Of Penetration And Power Dynamics

I can’t stop thinking about entering. The beautiful violence and symmetry of thrusting — back and forth, back and forth; to live the rhythm of your own tide. I want to feel myself surrounded.

I can’t stop thinking about penetration. It feels like a throbbing song behind my eyes, between my legs; my groin and my brain are doing a dance macabre. They’re dancing the flamenco, the stage is slick with crimson streaks, the steps are halting, violent. Their arms lash the sky, their eyes roll; they’re stomping louder and louder and louder, each demanding the final curtain call.

They want the adoring thrum of applause, but I’m the only one watching. And I alternate between parts. I am my own understudy. I’m praying I’ll wrench my own ankle and then I can take my place on stage, triumphant.

I can’t stop thinking about entering. The beautiful violence and symmetry of thrusting — back and forth, back and forth; to live the rhythm of your own tide. I want to feel myself surrounded.

But most of all, this dance-off is about determining whether my desire to penetrate is right. Or at least understanding what about it is wrong. I’d be lying if I said I didn’t conceive of penetration as a kind of subjugation. Even as I beg to be entered, I lament the passivity of the entire act, the waiting to be filled. Come in, the room’s been waiting for you.

I don’t want to be taken, I want to take.

I don’t want to be taken, I want to take. But if I want to take, do I also want to subjugate? And can sex actually be relegated to its own crystalline pleasure-sphere sans real-life osmosis in which my desire to dominate another person’s body remains strictly between the sheets and not on the streets?

Have I imbued the penis with all my frustration at having less — less power, less agency, less volume, less space, less money, less options, and less sexual carte blanche as a woman?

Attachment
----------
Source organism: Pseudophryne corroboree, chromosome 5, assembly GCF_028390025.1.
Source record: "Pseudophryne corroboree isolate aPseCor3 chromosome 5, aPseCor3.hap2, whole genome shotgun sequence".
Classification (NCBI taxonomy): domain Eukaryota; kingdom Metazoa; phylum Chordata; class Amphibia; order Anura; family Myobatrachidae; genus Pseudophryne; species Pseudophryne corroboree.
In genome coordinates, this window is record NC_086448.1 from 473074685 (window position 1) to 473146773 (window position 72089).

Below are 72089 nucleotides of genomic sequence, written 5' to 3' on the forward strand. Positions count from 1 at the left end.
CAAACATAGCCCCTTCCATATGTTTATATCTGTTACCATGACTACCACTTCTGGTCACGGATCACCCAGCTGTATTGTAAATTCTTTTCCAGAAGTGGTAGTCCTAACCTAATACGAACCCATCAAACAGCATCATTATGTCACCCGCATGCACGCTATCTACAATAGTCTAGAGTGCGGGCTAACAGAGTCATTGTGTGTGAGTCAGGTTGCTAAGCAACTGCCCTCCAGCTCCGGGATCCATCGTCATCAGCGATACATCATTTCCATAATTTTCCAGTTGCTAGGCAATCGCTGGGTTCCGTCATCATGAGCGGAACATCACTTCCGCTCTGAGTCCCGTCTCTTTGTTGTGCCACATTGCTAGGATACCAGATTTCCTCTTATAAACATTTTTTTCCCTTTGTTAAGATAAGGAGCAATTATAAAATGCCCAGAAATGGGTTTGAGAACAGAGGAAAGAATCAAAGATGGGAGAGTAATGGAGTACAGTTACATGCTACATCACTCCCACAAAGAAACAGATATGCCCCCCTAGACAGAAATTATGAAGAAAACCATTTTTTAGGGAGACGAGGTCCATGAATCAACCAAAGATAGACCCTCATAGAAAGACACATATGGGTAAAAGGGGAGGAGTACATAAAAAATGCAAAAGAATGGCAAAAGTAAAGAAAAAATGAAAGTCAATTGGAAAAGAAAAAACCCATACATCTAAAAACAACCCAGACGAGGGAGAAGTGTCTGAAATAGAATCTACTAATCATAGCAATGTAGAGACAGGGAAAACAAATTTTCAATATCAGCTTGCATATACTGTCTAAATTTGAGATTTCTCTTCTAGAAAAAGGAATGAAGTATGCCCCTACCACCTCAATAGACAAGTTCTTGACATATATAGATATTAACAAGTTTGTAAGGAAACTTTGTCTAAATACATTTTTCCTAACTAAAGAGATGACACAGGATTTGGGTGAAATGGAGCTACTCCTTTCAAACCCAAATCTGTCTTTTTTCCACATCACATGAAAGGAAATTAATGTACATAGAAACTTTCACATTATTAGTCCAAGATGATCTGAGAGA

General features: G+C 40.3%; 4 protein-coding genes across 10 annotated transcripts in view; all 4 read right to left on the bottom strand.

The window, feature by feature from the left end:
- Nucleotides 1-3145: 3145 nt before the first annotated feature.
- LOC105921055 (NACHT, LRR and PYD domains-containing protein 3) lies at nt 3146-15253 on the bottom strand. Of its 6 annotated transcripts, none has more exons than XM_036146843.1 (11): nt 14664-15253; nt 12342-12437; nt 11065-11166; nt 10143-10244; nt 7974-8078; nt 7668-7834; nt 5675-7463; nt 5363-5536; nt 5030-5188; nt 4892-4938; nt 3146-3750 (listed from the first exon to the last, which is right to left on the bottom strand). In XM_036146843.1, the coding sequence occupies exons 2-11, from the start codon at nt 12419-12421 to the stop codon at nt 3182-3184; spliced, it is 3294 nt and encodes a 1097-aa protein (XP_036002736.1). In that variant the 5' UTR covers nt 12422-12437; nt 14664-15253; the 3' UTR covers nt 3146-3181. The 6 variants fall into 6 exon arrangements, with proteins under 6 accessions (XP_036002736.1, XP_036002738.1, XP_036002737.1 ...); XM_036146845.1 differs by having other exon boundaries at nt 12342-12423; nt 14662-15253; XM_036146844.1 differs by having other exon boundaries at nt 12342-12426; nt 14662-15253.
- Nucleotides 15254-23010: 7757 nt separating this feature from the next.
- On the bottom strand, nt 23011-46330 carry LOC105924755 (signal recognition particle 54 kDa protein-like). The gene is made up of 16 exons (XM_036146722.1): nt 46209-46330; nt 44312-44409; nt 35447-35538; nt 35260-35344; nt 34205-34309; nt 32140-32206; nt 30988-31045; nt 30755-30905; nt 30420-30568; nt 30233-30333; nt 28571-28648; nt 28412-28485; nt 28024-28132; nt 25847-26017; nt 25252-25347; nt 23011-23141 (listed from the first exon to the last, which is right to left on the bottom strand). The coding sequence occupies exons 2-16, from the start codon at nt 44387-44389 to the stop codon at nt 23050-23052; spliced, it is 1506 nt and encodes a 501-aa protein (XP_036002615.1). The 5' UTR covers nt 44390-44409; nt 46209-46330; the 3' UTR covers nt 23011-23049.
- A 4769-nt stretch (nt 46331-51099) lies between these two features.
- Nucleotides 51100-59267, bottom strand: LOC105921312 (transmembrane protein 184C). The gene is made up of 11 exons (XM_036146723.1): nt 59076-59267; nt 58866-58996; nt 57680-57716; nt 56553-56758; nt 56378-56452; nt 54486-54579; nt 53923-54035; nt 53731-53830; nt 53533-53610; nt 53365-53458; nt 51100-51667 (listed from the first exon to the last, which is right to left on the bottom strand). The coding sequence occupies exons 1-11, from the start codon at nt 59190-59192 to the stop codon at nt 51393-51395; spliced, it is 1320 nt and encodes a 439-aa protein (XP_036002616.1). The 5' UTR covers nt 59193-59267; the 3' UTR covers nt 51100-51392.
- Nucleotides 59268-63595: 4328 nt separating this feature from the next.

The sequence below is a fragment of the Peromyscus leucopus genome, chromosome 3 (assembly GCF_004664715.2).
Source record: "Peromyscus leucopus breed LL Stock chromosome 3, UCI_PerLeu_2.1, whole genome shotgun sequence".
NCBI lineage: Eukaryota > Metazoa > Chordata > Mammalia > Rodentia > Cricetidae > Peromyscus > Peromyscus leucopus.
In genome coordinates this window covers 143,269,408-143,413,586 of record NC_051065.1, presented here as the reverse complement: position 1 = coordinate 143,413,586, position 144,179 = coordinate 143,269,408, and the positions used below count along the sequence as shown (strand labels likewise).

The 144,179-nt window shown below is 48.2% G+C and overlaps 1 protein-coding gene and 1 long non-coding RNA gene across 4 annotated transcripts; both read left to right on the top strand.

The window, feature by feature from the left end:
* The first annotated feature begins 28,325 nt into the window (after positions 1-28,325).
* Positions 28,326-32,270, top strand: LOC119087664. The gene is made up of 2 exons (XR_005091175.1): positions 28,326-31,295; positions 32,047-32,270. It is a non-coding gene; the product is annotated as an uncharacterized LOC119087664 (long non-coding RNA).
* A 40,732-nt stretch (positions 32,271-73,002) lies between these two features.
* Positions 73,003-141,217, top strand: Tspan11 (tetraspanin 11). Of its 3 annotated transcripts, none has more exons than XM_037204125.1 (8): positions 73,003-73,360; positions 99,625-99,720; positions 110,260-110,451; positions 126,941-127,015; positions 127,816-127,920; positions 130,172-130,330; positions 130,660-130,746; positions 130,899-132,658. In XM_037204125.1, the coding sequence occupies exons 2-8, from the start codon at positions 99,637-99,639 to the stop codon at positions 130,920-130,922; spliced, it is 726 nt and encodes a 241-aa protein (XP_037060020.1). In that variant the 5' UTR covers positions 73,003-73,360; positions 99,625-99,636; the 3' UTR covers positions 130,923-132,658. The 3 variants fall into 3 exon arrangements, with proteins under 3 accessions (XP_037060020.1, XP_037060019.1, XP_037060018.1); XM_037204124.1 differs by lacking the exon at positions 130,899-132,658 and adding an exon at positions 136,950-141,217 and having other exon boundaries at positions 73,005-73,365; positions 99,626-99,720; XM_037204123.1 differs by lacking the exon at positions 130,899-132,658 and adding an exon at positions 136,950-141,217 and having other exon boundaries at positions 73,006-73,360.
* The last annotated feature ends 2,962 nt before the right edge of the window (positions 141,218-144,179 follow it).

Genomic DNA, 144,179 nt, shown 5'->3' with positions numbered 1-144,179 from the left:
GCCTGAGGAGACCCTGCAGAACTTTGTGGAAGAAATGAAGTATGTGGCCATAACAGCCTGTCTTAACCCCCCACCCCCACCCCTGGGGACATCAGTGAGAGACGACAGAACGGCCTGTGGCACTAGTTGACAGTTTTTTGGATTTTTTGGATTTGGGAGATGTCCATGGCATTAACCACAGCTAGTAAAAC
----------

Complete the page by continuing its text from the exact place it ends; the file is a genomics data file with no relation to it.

The openings of our bodies captivate me.

The gaps, our apertures, the wet spaces wrapped in wrinkles and downy hair. The quiet eroticism of our ruptures, our nostrils, mouths, even our ears. The wet slit of my vagina, the warm bread smell of belly buttons.

The openings of our bodies captivate me.

And the anus. Rough to the touch. A dark, furry, nocturnal creature, sightless. Frightened of its story. It’s not eager like the vagina. It’s shy; it needs to be convinced.

And how wonderful when it believes you. When you feel it give way to his touch. Or to your own fingertips. When you feel the warmth of his body envelop your fingers, it’s pure delight.

I’m pretty damn straight. While I admire women’s beauty regularly — their breasts in particular are something I think about a lot — the idea of penetrating a woman holds little oomph for me. While I will always sing of the sweet glory of the bouncing breast — the velvety rise of flesh giving way to another rise, another mound, how I love the puckered perfection of the nipple — other women’s vaginas remain beautiful, but unarousing to me.

Milan Kundera’s heartbreaking and tres erotic book, The Unbearable Lightness of Being, has always served as kind of psycho-sexual sounding board for me. Much of the book chronicles the trials and travails of a serial womanizer, Tomas, who alternatively worships and dehumanizes women:

“…when he gave her his standard ‘Strip!’ command, she not only failed to comply but counter-commanded, ‘No, you first!’ . . . After ordering ‘Strip!’ several more times (with comic failure), he was forced to accept a compromise. According to the rules of the game she has set up during his last visit (‘do as I do’), she took off his trousers, he took off her blouse . . . until at least they stood there naked… He placed his hand on her moist genitals, then moved his fingers along to the anus, the spot he loved most in all women’s bodies.